Shang Antique: Established Since 1984

Although Shang Antique only moved into this unit at the front of Tanglin Shopping Centre sometime within the last year or so, I am willing to believe that the business has existed from 1984 until now. However, they should use “Established” or “Since” and not both!

More below on why the sign is wrong.

Any of these would be better than “Established Since 1984”:

  • Since 1984
  • Est. 1984
  • Established 1984
  • Established in 1984

In this context, the word “established” marks the moment of the founding of the company. The establishment is an event that already happened in the past, not something that continued to happen in the entire period of time from 1984 until now, so “since” is not appropriate.

Saying this company is “established since 1984” is like saying Katy Perry, a living celebrity, is “born since 1984”. You can, however, say that Katy Perry has been alive “since 1984” or that she was “born in 1984” or refer to her as “Katy Perry (born 1984)” or “Katy Perry (b. 1984).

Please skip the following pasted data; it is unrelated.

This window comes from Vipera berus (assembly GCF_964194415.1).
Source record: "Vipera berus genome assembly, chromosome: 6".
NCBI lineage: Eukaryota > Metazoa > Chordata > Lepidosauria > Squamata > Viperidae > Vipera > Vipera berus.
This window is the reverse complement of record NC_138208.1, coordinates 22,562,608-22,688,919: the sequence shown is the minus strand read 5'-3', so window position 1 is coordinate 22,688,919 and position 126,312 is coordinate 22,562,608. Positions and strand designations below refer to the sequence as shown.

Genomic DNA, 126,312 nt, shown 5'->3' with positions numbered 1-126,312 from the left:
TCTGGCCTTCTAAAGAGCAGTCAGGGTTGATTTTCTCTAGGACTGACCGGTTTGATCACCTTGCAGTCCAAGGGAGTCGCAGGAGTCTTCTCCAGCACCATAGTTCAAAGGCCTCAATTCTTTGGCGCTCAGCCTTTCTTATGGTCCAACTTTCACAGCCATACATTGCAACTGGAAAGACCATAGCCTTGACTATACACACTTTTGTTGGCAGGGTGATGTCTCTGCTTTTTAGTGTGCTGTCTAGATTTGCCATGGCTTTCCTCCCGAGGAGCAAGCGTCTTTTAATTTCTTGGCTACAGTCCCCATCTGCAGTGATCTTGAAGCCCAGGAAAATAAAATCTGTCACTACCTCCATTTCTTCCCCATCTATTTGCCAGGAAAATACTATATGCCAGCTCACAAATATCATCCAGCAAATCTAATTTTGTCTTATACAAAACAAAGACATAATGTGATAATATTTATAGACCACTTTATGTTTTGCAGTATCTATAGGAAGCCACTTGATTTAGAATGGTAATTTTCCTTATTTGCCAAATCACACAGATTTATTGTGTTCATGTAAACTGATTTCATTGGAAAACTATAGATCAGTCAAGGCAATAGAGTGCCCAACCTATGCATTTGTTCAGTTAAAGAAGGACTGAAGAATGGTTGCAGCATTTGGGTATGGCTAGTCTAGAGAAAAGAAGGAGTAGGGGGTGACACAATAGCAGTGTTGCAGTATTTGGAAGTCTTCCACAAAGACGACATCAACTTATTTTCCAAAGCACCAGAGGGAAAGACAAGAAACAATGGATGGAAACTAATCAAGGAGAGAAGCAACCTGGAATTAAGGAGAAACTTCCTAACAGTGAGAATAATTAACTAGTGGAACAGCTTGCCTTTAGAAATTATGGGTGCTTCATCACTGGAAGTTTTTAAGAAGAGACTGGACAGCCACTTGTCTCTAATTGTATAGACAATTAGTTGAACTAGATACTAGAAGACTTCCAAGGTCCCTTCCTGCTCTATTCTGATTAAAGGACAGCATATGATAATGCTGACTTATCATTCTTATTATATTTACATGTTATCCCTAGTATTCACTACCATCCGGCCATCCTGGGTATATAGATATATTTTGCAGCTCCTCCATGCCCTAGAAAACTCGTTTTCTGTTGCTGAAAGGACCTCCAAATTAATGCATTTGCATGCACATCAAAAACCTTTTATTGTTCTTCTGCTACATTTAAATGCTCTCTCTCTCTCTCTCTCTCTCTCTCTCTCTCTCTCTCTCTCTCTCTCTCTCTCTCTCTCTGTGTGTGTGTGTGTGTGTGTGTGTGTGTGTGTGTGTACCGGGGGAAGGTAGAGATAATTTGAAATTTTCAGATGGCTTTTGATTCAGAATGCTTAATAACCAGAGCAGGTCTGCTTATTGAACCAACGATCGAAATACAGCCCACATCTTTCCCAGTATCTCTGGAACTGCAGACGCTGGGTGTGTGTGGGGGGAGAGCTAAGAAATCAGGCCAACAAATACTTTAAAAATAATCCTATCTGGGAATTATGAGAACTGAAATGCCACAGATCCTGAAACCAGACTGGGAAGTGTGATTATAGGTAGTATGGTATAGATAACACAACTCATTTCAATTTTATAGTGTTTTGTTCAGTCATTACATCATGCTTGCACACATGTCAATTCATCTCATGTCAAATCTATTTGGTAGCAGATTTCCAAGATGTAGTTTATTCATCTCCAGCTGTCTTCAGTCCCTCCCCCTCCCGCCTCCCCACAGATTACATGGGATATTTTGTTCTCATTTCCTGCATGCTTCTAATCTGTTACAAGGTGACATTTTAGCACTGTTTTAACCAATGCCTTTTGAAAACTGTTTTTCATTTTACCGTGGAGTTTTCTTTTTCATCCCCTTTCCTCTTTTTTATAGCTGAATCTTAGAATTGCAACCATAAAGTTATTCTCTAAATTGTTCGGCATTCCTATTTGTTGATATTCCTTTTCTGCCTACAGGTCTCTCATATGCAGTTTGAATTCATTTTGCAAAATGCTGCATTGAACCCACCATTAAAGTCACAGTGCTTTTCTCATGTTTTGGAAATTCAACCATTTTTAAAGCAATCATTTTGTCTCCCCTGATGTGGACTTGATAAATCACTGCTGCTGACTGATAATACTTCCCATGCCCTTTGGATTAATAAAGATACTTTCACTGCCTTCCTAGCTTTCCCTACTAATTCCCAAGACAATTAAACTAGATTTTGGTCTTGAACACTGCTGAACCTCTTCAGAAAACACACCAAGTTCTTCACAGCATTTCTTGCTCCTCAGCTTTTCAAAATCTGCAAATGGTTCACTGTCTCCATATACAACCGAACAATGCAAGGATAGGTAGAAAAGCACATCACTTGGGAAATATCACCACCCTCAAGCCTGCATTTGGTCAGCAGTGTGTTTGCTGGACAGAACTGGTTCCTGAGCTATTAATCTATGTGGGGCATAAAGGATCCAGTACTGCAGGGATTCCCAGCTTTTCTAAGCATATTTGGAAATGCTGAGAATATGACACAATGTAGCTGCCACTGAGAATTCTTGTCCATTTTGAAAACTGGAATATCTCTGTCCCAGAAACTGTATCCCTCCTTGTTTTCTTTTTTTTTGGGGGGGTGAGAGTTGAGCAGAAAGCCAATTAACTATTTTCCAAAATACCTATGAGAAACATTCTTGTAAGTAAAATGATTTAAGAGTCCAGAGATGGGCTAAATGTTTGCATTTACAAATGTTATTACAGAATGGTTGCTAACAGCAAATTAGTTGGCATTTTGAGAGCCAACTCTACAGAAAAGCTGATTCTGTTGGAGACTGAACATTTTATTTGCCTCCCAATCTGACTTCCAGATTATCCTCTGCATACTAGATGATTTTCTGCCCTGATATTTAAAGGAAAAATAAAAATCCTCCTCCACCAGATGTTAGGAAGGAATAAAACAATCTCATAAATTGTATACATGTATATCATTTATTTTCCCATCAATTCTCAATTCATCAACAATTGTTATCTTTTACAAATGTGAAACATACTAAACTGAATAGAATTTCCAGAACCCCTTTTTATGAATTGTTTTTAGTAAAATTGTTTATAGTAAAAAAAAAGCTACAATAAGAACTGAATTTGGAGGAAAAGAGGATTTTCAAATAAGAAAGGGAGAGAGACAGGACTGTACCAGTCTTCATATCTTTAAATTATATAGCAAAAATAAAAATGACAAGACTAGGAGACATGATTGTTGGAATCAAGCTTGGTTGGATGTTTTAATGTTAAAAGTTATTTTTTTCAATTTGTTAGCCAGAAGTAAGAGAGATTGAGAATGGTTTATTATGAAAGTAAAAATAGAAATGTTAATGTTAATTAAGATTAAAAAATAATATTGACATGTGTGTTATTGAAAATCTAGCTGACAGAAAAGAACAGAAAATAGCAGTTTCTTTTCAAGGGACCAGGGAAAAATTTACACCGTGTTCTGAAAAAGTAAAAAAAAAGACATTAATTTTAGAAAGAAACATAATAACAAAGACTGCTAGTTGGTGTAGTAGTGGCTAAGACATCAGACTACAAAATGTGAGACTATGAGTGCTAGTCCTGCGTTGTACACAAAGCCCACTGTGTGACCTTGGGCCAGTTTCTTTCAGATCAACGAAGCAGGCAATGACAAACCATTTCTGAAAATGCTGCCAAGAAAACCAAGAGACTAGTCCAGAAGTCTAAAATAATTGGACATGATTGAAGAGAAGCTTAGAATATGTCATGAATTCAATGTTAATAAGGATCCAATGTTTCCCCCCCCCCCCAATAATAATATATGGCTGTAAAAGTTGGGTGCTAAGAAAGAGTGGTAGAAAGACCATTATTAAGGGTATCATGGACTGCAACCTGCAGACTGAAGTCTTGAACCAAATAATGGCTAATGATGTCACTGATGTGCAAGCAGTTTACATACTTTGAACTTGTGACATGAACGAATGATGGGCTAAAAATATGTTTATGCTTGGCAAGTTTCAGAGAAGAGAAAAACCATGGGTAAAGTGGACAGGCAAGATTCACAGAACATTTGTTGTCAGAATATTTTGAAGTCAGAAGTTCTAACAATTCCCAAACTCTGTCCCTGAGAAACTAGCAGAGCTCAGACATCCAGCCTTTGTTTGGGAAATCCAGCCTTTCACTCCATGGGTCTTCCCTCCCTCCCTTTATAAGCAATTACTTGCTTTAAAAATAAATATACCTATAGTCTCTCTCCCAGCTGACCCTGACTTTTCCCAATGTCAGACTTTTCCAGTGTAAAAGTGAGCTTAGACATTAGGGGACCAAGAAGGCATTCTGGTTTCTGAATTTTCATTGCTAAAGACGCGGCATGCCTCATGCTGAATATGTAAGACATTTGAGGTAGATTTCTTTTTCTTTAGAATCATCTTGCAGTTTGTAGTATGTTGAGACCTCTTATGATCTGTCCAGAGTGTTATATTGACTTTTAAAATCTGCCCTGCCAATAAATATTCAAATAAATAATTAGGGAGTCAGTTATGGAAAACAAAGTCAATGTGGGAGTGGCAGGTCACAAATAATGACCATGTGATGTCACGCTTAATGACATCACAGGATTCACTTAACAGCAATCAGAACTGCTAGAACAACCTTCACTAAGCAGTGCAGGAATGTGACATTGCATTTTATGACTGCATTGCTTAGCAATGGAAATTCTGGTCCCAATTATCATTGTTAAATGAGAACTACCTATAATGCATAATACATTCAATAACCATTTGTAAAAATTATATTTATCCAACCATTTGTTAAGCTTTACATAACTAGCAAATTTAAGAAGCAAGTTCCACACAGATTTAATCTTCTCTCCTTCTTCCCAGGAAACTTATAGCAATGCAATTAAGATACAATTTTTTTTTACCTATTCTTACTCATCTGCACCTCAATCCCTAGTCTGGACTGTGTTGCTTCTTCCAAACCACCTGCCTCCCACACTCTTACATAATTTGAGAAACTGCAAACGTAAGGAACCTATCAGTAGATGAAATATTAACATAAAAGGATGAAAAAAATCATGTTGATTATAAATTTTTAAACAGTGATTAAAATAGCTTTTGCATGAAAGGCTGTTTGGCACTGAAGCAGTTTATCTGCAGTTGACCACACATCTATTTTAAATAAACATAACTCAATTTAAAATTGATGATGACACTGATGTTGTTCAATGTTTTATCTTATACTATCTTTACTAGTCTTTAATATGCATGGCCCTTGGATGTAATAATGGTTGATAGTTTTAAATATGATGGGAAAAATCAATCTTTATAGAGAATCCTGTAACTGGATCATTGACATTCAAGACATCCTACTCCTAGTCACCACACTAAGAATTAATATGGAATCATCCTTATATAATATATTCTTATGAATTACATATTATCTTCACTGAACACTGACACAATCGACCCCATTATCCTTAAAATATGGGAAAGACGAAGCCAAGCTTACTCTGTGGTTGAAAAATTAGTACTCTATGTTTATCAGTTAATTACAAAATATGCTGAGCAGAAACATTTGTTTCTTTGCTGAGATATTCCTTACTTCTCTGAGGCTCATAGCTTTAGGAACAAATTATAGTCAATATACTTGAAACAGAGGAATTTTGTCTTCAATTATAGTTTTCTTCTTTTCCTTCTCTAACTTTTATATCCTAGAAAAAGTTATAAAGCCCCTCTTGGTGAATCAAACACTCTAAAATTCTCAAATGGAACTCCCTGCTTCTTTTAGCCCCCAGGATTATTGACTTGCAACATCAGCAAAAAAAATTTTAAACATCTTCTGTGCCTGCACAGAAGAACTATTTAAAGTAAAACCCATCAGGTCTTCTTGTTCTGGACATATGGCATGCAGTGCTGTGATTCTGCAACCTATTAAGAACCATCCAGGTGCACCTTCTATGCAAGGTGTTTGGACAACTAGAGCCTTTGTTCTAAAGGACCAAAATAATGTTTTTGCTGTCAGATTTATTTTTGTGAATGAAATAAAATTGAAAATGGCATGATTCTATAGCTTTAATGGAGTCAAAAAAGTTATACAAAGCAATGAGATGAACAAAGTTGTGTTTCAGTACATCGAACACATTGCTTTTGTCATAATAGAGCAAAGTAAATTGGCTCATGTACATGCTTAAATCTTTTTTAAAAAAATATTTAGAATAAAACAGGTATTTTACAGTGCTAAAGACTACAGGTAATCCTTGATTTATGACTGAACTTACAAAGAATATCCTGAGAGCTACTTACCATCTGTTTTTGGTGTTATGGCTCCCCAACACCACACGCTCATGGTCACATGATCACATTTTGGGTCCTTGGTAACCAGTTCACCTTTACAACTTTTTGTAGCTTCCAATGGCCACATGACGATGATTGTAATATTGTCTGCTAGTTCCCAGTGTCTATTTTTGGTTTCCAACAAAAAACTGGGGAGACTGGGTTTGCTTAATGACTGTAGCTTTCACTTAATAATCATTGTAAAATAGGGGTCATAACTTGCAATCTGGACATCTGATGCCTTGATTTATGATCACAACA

If the sign said “Shang Antique: Since 1984”, we’d know it meant “Shang Antique: We’ve been selling antiques since 1984.” If the sign used any of the variants with the word “established”, we’d know it meant “Shang Antique: We started selling antiques in 1984 and we’re still selling antiques now.”

I also think the name of the shop should be “Shang Antiques” or “Shang Antique Shop” (or some other name with a noun on the end) because the singular “antique” sounds strange. Probably this is an example of the Singlish tendency not to use plurals where they’re expected in English.

To confuse the matter further, using plural nouns as adjectives is somewhat normal in British English, so you might still need to pluralize the noun. The result would then be “Shang Antiques Shop”.